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Online platform tracks youth development challenges

Murray Leibbrandt, Pro Vice-Chancellor for Poverty and Inequality at UCT.

Murray Leibbrandt, Pro Vice-Chancellor for Poverty and Inequality at UCT.

University of Cape Town researchers at the Poverty and Inequality Initiative (PII), in partnership with OpenUp, Statistics SA and the Economies of Regions Learning Network, have developed the Youth Explorer, an interactive online tool that provides a range of information on the status and wellbeing of SA's young people.

The PII is a multi-disciplinary initiative aimed at increasing the university's contribution to tackling major development challenges facing SA.

According to PII, the online platform, launched on 16 June (Youth Day), is used to understand the needs and challenges faced by young people in different areas around SA. It provides easy access to a range of useful information on young people, from electoral wards to local municipalities and district municipalities. It presents youth-specific census data such as education, employment and health, using simple charts, maps and other interactive features.

Businesses can use this information to fine-tune their products and services to respond more effectively to the realities of young people and the contexts in which they live. The platform is also targeted at anyone working in youth development – from national and provincial governments, to civil society organisations implementing policies and programmes in communities, adds the organisation.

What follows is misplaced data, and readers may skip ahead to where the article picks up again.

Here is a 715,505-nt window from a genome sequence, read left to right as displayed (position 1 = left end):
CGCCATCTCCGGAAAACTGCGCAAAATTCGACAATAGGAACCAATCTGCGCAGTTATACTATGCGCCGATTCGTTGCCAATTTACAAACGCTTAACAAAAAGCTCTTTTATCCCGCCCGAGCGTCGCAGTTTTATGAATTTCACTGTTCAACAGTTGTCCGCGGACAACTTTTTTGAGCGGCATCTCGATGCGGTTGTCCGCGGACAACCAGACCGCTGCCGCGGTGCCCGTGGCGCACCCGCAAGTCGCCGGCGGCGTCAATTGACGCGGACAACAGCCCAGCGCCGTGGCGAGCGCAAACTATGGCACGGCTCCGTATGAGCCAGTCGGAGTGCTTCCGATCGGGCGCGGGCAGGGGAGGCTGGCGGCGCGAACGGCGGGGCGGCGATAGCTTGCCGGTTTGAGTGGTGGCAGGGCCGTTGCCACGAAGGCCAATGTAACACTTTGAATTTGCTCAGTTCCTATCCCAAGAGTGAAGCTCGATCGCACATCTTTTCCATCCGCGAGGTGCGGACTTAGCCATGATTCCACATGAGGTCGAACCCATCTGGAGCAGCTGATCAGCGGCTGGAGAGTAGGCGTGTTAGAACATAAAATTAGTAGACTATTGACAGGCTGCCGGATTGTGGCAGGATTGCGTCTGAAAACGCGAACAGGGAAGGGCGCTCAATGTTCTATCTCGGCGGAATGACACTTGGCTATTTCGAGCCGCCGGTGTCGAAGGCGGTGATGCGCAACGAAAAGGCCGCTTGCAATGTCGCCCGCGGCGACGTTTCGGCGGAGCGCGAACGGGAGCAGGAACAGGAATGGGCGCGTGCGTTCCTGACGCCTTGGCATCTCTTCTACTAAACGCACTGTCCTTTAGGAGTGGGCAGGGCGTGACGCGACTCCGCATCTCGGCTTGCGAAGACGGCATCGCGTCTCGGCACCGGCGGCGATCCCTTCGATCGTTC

Emily Harris, research officer at PII, UCT, says the Youth Explorer hopes to provide information that can increase awareness of the lived realities and challenges in the majority of young South Africans' lives.

"The tool provides a strong evidence base that can begin to inform and fine-tune policies and interventions aimed to improve the life chances of young people within their specific communities. It assists in identifying areas for urgent intervention, to stimulate cross-departmental discussions around youth development at national, provincial and small area level, and improve consistency between the work of different departments in government, academia and civil society," she explains.

The youth-centred data, sourced from Statistics SA, provides information such as youth demographics of 15- to 24-year-olds and the average number of young people who face various challenges, such as poor educational outcomes, teenage pregnancy, unemployment, etc, says PII. Users type in a location, for example Buffalo City, and the Youth Explorer shows information on crucial aspects of the lives of young people in that area.

"Youth development is currently high on the national agenda," says Professor Murray Leibbrandt, Pro Vice-Chancellor for Poverty and Inequality at UCT, and director of the Southern Africa Labour and Development Research Unit.

Later this month, the Department of Cooperative Governance and Traditional Affairs will launch the Local Government Youth Development Forum to examine the role of local government in youth development.

"For these and other youth development processes to be effective, a thorough understanding of the situation of the youth population at the community level is essential for the effective design, planning and roll-out of youth services," concludes Harris.

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